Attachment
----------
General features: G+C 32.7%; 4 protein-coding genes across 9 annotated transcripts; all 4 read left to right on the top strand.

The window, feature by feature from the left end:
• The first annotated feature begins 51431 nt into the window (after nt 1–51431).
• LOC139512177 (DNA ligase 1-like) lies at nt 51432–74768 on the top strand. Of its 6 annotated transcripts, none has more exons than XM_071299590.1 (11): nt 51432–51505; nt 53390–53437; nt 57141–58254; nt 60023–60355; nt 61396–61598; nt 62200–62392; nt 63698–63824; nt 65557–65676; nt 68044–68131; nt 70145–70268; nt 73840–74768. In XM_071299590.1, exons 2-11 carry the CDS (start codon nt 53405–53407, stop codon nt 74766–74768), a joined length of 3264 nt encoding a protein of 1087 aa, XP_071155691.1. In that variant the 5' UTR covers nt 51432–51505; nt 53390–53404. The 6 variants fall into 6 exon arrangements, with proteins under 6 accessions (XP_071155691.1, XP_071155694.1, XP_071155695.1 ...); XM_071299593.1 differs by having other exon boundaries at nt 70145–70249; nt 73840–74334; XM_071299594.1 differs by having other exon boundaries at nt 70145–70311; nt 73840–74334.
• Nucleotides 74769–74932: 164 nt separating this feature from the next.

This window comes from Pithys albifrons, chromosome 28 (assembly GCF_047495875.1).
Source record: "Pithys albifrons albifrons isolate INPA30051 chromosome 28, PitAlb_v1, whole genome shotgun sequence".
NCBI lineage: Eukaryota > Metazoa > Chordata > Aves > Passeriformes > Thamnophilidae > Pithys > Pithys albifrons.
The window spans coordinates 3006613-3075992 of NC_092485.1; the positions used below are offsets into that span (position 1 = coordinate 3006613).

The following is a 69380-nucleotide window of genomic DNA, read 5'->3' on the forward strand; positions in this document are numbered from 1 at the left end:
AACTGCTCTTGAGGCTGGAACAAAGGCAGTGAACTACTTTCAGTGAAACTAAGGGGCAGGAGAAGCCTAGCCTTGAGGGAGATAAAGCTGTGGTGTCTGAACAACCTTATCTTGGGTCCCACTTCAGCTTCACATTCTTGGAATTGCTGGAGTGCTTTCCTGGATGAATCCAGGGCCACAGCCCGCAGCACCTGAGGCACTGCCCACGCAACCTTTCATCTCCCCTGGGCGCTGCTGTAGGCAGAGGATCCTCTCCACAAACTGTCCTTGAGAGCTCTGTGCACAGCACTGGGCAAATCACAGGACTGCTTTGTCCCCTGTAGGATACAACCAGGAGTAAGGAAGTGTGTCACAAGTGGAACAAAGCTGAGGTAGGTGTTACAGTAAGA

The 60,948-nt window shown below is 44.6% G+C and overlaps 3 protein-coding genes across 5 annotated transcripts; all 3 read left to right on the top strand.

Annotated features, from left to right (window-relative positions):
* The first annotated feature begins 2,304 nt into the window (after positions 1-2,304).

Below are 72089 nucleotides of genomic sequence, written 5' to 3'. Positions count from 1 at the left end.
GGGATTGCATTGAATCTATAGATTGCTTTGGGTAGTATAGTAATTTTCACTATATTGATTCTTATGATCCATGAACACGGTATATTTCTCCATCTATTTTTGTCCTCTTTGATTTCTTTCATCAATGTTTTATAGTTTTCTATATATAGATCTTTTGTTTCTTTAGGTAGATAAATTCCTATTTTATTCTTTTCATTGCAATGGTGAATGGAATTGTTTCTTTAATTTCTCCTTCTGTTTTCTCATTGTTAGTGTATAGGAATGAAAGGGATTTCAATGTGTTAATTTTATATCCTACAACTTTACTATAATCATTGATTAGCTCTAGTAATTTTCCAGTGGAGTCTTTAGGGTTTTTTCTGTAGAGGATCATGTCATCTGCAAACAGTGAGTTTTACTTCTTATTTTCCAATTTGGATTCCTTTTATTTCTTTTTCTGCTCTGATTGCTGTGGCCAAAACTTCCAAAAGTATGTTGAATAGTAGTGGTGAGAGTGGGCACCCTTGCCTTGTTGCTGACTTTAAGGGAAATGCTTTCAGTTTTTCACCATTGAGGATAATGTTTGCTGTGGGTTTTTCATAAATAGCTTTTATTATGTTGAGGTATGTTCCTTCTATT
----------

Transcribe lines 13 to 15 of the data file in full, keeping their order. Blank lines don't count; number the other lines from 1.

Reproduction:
Annotated features, from left to right (window-relative positions):
* The first annotated feature begins 2,304 nt into the window (after positions 1-2,304).

Below are 72089 nucleotides of genomic sequence, written 5' to 3'. Positions count from 1 at the left end.